• John Bell

Customer Discovery and Insight for Startups and Business


We live in the age of the customer. In developed markets like the United States, Singapore, or Germany people are always connected, have an abundance of choice and unending sources of information via Google, their social networks and whatever they consider their ‘trusted sources’.


The pressure has never been greater for brands to have close and insightful understanding of their customer. Startups need to design products and services that meet real customer needs and desires, or they falter or fail. Consumer businesses need to understand what their customers face in their daily lives that may lead to a purchase. Business-to-business marketers need to understand the decision journey for buyers, who the ‘buying committee’ includes, and what the emotional drivers for an equipment purchase might be.


Customer discovery is the art of understanding people’s needs and what solutions for them really look like. It always involves listening and engaging with people. Customer research requires time, effort, openness and empathy.


Unlike many other parts of the marketing supply chain, research has not been completely turned on its head by innovation. Small innovations like online surveys or the way people can test digital products have added some insight. Rather than ‘tech’, it has been technique that has improved customer research. Design thinking and human-centered design – two sides of a coin – have given us a toolbox of techniques to get information from would-be-customers. You can get a decent “playbook” of useful techniques from the Luma Institute’s Innovating for People: Handbook of Human-Centered Design Methods. These disciplines introduce creative ways to reveal pain points - both the emotional and rational drivers and barriers. They can engage customers in co-creation exercises. People sketch what the solution looks like – not to deputize them as product designers but, rather, to get better ideas for what a product, service or marketing program ought to do.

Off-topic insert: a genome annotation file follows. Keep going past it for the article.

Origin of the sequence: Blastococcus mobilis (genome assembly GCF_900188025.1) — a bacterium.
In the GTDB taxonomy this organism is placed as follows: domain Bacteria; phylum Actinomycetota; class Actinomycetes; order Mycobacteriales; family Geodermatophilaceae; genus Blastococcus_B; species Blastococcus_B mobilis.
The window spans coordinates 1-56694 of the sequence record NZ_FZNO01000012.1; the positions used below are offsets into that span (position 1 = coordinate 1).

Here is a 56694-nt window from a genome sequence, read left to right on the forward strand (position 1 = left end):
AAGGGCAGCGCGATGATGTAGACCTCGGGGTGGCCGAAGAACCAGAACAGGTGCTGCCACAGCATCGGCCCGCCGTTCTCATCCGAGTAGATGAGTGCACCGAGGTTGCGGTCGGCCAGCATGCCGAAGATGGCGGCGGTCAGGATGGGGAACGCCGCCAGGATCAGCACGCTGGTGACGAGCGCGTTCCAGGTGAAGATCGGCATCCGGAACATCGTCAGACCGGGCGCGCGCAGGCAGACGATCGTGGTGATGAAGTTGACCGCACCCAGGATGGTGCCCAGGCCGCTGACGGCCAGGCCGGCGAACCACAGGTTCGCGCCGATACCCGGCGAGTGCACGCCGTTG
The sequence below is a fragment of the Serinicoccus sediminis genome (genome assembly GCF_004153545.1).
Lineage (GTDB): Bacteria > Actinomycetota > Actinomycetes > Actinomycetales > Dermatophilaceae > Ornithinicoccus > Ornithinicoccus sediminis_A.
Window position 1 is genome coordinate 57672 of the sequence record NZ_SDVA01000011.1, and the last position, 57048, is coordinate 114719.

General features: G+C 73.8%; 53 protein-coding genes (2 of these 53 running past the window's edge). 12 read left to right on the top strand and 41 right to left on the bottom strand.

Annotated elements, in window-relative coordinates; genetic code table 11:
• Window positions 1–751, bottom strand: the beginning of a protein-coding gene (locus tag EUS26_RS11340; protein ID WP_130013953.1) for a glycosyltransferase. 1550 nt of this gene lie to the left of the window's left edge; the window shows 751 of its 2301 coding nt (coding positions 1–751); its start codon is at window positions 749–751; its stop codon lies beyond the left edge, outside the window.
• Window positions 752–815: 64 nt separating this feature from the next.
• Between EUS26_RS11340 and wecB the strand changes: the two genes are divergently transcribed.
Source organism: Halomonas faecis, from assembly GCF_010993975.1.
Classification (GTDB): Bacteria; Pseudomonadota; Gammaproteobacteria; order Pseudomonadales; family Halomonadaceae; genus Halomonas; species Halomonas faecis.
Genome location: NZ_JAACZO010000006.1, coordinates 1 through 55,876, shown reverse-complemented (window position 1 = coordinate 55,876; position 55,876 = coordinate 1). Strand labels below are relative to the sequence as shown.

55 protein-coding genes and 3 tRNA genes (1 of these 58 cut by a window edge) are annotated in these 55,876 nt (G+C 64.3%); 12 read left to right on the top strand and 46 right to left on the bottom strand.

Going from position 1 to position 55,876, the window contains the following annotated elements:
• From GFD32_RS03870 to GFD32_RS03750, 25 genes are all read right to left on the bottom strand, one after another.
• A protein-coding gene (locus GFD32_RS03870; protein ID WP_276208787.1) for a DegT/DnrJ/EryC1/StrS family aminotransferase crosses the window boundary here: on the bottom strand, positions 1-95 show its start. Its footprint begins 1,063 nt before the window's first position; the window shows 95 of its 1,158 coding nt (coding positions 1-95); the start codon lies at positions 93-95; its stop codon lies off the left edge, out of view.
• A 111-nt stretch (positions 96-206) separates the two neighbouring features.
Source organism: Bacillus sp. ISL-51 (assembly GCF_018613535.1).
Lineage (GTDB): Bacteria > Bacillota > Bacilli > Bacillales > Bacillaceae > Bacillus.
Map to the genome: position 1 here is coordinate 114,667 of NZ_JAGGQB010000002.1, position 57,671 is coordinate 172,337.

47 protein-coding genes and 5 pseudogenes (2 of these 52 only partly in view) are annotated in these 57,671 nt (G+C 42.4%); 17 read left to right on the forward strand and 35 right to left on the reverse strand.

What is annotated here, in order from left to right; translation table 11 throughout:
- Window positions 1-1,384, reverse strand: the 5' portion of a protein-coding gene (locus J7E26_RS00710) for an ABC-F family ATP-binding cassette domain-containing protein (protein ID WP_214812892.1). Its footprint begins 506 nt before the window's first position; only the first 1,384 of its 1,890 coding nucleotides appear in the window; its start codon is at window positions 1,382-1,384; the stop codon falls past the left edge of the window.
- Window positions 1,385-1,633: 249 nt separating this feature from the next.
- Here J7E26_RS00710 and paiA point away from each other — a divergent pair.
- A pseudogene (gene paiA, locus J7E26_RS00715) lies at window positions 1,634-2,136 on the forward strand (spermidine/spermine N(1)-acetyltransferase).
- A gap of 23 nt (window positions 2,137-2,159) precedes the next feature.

You don’t need to be a big brand or a big market research firm to get a lot out of customer discovery. Here are three research approaches for startups and small business to gain the customer insight needed to consistently make great products and services and deliver marketing with impact.


A note about Qualitative vs. Quantitative Research: Research pros will often balk at using insights gathered through qualitative means only – asking a small number of people for input – unless they are backed up by statistically-relevant, quantitative research – asking a cohort of a certain size that represents your customer audience. Often, it is this quantitative process of assembling and incenting a panel, delivering surveys and expert analysis that costs an arm and a leg. Firstly, yes, qualitative and quantitative both serve a purpose. Still, inexpensive Facebook surveys can help reach a lot of people or their opinion. But even if quantitative is out of reach, qualitative research can be used “directionally” to great purpose. Some research is better than no research.


Discovering Customer Needs and Solutions

Use-cases:

  • Finding opportunities for new products and services to meet unmet needs

  • Revealing disruptive, new ways to solve a customer problem

  • Understanding the most urgent and important pain points or positive opportunities

We call this “formative research” since it is helping form your ideas for a solution. It suggests the business or marketing leader walk into the process with an open mind. You genuinely want to hear from customers and are willing to change your solution.


Customer Journey Mapping – What is the process a customer goes through from experiencing a need, researching and then acquiring a solution? That can be described as a journey organized around the customer experience. Customer Journey Mapping is a method of inquiry and recording the results. It can often reveal the most painful or rewarding part of a process. Structured well, business leaders can learn the rational and emotional drivers. We all know that emotion drives many purchase decisions above the purely rational. You don’t have to be an anthropologist to pull it off. If this sounds too big, it isn’t.


Jay Ashcroft, Growth Manager, put it this way, “The aim is to look for quick wins and to think about what friction exists at each stage.”

Online Focus Groups – Getting a group of 4-10 customers or stakeholders together and thoughtfully asking their thoughts is easy and hugely valuable. It’s now easier than ever with Zoom and new tools like Miro which help you moderate a discussion in a way that gets everyone talking.


1x1 or 1x2 Interviews – Often it makes sense to go deep in a conversation with an individual. You can learn more about their particular journey. Interviewing two people has the added benefits of two perspectives and that they will build on each other’s comments.



Market-Sizing and Opportunity

Use-cases:

  • Defining how large the customer target opportunity is

  • Deciding which geographic markets to pursue and prioritizing

  • Ratifying your business model against the potential to scale